In Australia (and New Zealand), Street View will also feature face-blurring, as well as image removal tools.
Recently, we have had very positive and productive discussions with the Australian Privacy Foundation about Street View and some of the issues they had raised. They were supportive of the efforts that we're making to safeguard privacy, including community outreach and product design. We're definitely looking forward to continuing to work constructively with them as we get closer to launch.
In the meantime, as winter approaches in Australia, you can enjoy going for a virtual walk through some of the
that are already featured. Safe travels!
Google Treasure Hunt
Thursday, May 8, 2008
Posted by Phillip Grasso, Manager - Engineering/Operations
The Google Engineering team is launching its first ever Treasure Hunt - a contest designed to challenge your problem-solving skills. Starting soon, we'll be releasing the first of four puzzles, drawing from computer science, networking, and low-level UNIX trivia. Each puzzle will be posted online week by week, and the first entrants to submit correct answers to each question will receive a prize.
With each puzzle, we'll also be featuring one of our worldwide offices. The contest will run for four weeks, and you will get a virtual glimpse into our Mountain View, Sydney, and San Francisco offices.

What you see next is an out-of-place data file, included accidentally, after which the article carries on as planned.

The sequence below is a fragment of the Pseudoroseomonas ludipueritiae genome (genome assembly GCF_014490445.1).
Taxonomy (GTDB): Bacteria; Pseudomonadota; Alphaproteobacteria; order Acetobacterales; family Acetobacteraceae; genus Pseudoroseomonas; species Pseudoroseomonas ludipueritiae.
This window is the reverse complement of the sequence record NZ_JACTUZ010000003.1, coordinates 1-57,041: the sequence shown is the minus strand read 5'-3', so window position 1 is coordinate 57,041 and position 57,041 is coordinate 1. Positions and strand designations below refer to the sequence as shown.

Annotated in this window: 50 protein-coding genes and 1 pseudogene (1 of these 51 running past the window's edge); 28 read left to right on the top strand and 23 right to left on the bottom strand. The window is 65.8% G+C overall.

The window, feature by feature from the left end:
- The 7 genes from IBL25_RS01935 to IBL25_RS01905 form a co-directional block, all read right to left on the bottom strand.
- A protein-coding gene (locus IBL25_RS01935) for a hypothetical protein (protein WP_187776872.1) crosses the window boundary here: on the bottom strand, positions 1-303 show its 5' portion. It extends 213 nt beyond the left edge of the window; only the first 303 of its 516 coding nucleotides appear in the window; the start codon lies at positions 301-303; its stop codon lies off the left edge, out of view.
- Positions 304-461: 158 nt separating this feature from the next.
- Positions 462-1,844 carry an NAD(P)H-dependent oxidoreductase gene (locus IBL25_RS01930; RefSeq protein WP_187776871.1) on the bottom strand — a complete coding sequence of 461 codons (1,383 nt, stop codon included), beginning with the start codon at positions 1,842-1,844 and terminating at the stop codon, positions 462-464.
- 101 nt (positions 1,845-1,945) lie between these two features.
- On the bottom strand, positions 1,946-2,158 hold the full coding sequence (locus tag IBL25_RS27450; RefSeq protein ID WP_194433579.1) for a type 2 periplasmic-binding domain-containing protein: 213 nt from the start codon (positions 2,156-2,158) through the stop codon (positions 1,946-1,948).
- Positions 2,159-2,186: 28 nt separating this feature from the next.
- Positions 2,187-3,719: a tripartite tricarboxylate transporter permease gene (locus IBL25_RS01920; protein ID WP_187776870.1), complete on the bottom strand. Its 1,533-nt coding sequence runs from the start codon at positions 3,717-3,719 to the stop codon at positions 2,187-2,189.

Below is the clue that you'll need to decode to get to the URL with more details. In the meantime, stay tuned here for directions and updates. And of course, to preserve fairness, no Google employees allowed :)
Arrrrrrrr you ready? Onward to the first puzzle, matey! And good luck!
Soon :). 1210550400
Calling all geek girls
Friday, May 2, 2008
Posted by Alan Noble, Head of Engineering for Google Australia & New Zealand
Google is happy to announce that applications are now open for the 3rd annual Google
Anita Borg Scholarship
. The scholarship is open to female university students in Australia or New Zealand who are studying computer science, or closely related technical fields. Scholars are selected on the basis of academic strength, demonstrated leadership and community involvement.
In addition to the financial award, all scholarship finalists and recipients are invited for an all expenses-paid networking retreat held in Google Australia's Engineering centre in Sydney in September. The retreat will include tech talks, break out sessions, a good mix of social activities and time to engage with fellow finalists and industry professionals. See below for a slideshow from last year's retreat, and be sure to check out
of last year's scholars.
Scholarship winners are also awarded an all expenses-paid trip to the U.S. in October to attend the 2009
Grace Hopper Conference
, the largest conference of women in computing worldwide.
For complete details, please visit
. Applications close June 13th 2008.
We are looking forward to expanding the scholarship this year to reach even a greater audience, so please do let any interested parties know about this opportunity.